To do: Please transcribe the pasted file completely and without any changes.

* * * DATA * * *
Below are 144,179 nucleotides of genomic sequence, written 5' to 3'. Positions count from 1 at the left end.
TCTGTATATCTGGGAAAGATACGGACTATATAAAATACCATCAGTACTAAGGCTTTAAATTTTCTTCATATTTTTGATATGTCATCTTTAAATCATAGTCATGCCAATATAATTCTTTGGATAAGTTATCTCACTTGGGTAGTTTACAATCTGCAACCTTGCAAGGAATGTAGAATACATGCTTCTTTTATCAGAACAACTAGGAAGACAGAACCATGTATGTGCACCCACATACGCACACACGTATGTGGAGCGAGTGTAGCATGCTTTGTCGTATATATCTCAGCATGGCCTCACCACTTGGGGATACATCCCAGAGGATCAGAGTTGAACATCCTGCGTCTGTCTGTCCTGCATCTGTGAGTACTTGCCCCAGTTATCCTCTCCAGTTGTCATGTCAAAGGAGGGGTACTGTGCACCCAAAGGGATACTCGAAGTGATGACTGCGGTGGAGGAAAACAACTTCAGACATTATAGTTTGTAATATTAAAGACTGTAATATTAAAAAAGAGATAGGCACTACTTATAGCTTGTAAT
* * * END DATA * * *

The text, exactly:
Below are 144,179 nucleotides of genomic sequence, written 5' to 3'. Positions count from 1 at the left end.
TCTGTATATCTGGGAAAGATACGGACTATATAAAATACCATCAGTACTAAGGCTTTAAATTTTCTTCATATTTTTGATATGTCATCTTTAAATCATAGTCATGCCAATATAATTCTTTGGATAAGTTATCTCACTTGGGTAGTTTACAATCTGCAACCTTGCAAGGAATGTAGAATACATGCTTCTTTTATCAGAACAACTAGGAAGACAGAACCATGTATGTGCACCCACATACGCACACACGTATGTGGAGCGAGTGTAGCATGCTTTGTCGTATATATCTCAGCATGGCCTCACCACTTGGGGATACATCCCAGAGGATCAGAGTTGAACATCCTGCGTCTGTCTGTCCTGCATCTGTGAGTACTTGCCCCAGTTATCCTCTCCAGTTGTCATGTCAAAGGAGGGGTACTGTGCACCCAAAGGGATACTCGAAGTGATGACTGCGGTGGAGGAAAACAACTTCAGACATTATAGTTTGTAATATTAAAGACTGTAATATTAAAAAAGAGATAGGCACTACTTATAGCTTGTAAT